Khandro Thrinlay Chodon
Khachodling The Vision and Projects of Khandro Thrinlay Chodon
    Khandro-la Family
  Shakya Shri  

Shakya Shri (1853-1919)

My great-grandfather was known as Drubwang Shakya Shri. He was an amazing yogi who started out as a cook in a monastery. He was born in a very humble nomadic family in the Kham region of Tibet, and from there he bloomed into one of the most amazing yogis of that time. My great-grandfather was brought up in a Drukpa monastery and he did a lot of practice in that lineage and accomplished the highest realisation in Mahamudra. Later he met Jamyang Khyentse Wangpo and from him he received all the Nyingma transmissions and teachings and mastered dzogpachenpo.  

He was very involved in the rimé (non-sectarian) movement of the time, and in his later years he became renowned and had students everywhere. People used to flock to see him from the Himalayan regions of Lahoul, Ladakh, Pangi, Zanskar, Bhutan and Nepal. This is how our family first developed its continuing connection to the Himalayan regions.

  Ladakh Ngawang Pema Chogyal  

Ladakh Ngawang Pema Chogyal (1876-1958)

He was one of the heart students of Shakya Shri, who travelled on foot from Ladakh to receive teachings from his master. Later in life he became an accomplished master and taught important lamas of the Drukpa Kargyud lineage. Among his students were HH the 11 th Drukchen, Thuksey Rinpoche, Apho Rinpoche, Stagna Rinpoche, Gegen Khyentse, Sengdrak Rinpoche and many more. Later in life he established many retreat centres on the border of Nepal and had many students, both monastic and lay. He collected and compiled the complete set of the Drukpa texts. This is now used in all the Drukpa monasteries. My brother, Sey Rinpoche, is the incarnation of this Great Master.

  Lama Sonam Zangpo  

Lama Sonam Zangpo (1888-1984)

Lama Sonam Zangpo was a direct student of Shakya Shri.

After the passing of his master in 1919, he continued to live on in Kyibuk, Tibet for another ten years teaching and guiding Shakya Shri's students. Later he went on to teach extensively in many important monasteries in Bhutan. However, similar to his Master, Shakya Shri , he was a retreat-like yogi who principally lived and taught students in jungles and forests.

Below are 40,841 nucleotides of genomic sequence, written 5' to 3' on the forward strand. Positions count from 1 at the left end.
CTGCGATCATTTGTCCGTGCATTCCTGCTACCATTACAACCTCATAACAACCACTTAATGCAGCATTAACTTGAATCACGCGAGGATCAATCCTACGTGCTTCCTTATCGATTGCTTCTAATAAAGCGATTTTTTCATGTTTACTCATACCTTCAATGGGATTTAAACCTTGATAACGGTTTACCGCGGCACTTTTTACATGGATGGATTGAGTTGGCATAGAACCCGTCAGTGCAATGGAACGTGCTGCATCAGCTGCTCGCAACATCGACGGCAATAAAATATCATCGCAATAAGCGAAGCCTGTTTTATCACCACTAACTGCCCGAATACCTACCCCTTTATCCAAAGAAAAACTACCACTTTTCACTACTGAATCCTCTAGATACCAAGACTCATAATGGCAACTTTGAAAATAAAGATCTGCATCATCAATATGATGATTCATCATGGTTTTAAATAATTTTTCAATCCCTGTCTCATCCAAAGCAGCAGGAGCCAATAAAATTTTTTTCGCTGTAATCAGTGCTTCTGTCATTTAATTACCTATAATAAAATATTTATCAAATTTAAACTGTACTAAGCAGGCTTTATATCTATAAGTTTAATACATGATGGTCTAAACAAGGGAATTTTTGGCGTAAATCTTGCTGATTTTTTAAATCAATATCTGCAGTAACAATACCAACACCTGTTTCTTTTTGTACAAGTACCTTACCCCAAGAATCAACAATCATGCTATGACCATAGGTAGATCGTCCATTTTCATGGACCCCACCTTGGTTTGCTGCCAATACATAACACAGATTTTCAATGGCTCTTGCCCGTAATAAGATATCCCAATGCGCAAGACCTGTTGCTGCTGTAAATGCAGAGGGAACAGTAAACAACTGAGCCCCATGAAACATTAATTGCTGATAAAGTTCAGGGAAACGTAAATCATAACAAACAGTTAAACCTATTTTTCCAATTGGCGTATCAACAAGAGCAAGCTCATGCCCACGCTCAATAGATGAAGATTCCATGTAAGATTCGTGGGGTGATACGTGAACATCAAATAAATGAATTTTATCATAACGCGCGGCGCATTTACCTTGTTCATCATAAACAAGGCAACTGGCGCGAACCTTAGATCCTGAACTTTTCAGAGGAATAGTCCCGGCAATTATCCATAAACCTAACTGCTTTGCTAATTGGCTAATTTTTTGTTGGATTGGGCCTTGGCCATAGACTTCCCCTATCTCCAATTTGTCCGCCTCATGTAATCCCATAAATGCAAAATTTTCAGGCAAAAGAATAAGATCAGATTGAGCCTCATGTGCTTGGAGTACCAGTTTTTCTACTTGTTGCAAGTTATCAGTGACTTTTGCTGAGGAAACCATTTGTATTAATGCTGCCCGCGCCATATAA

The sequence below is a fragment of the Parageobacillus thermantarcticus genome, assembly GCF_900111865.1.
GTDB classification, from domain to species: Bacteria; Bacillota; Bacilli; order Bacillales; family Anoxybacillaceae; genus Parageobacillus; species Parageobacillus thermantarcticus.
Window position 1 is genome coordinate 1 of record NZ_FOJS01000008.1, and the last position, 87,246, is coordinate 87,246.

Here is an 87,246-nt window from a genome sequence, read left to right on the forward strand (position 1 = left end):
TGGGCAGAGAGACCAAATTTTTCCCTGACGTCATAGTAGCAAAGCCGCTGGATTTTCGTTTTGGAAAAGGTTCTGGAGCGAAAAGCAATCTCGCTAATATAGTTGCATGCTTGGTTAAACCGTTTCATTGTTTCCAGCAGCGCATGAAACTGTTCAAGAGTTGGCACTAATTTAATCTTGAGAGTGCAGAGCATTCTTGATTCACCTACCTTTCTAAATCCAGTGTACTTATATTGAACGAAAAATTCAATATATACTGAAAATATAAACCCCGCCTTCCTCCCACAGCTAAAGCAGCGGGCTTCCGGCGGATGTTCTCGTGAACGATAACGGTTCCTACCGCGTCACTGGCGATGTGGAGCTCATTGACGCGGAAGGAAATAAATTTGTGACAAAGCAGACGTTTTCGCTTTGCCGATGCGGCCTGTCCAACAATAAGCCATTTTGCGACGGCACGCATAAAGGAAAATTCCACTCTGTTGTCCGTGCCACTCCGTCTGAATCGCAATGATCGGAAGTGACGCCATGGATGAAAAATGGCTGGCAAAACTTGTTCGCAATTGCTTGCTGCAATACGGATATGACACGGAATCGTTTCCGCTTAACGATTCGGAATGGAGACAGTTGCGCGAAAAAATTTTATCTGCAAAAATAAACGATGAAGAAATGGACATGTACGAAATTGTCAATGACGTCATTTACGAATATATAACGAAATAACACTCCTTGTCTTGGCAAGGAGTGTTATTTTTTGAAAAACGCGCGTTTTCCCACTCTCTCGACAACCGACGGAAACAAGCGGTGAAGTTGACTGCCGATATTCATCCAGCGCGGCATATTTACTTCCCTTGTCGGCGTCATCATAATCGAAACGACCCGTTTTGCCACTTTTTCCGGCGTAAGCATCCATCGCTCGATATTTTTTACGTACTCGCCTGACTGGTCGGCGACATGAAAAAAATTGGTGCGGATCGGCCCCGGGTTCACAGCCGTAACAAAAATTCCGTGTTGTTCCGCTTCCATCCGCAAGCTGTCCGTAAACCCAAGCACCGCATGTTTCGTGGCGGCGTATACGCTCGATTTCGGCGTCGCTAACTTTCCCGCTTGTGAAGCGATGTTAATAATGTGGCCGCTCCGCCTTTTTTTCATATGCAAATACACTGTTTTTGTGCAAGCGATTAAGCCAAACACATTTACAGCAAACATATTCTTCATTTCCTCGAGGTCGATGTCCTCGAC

Lama Sonam Zangpo looked after my father, Apho Rinpoche when he was young (10-16 years of age). This was because my own grandfather had died young. In addition to caring for my father, Lama Sonam Zangpo taught him Dzogchen and Mahamudra.

Later in his life Lama Sonam Zangpo extensively guided Dzongsar Khyentse Rinpoche, Sey Rinpoche and Jampal, in the teachings of Mahamudra and the Six Yogas of Naropa. He was the maternal grandfather of Dzongsar Khyentse Rinpoche. Dzongsar Khyentse Rinpoche and my family are therefore connected in a deep spiritual way.

  Apho Rinpoche  

Apho Rinpoche (1922-1974)

My beloved father was a humorous and compassionate master who touched the hearts and minds of many people in Tibet, and the Himalayan regions and early western students. To this day, all his students remember him with much appreciation. In 1959 he led our family on a most difficult journey out of Tibet.  

Apho Rinpoche was a poet, scholar, healer and great meditator. He kept alive the practice of the Six Yogas of Naropa, especially in the Himalayan regions. One of his major contributions was to establish the renowned hermitages in Ladakh and Lahoul, including Gotsang and Khespang. He also collected ancient carved wooden blocks of the songs and biographies of Milarepa, Gompopa and Rechungpa.  

His heart students were Sengdrak Rinpoche, Gegen Khyentse, Imi-la and the renowned yogis of Ladakh and Lahoul. He died when I was only 7 years old and I remember him as a loving father who, in the midst of a very busy life, made sure to spend as much quality time with us as possible.

  H.E Thugsey Rinpoche  

H.E. Thugsey Rinpoche (1917-1983)

H.E.'s mother, Ashi Bhola, was Togden Shakya Shri's daughter, and his father was HH the 10th Drukchen. Our uncle Thuksey Rinpoche was integral to keeping the lamp of the Drukpa lineage burning, held the teachings and passed on the monastic vows.  

This he did with great dignity during the most critical time of Tibetan relocation. He was a great meditator, poet, chant master and scholar. I remember that he had an amazing presence and a deep voice. He often held me in his arms as a child and I was scared of his long white beard.

  Sangyum Urgyen Chodon  

Sangyum Urgyen Chodon (1931-1985)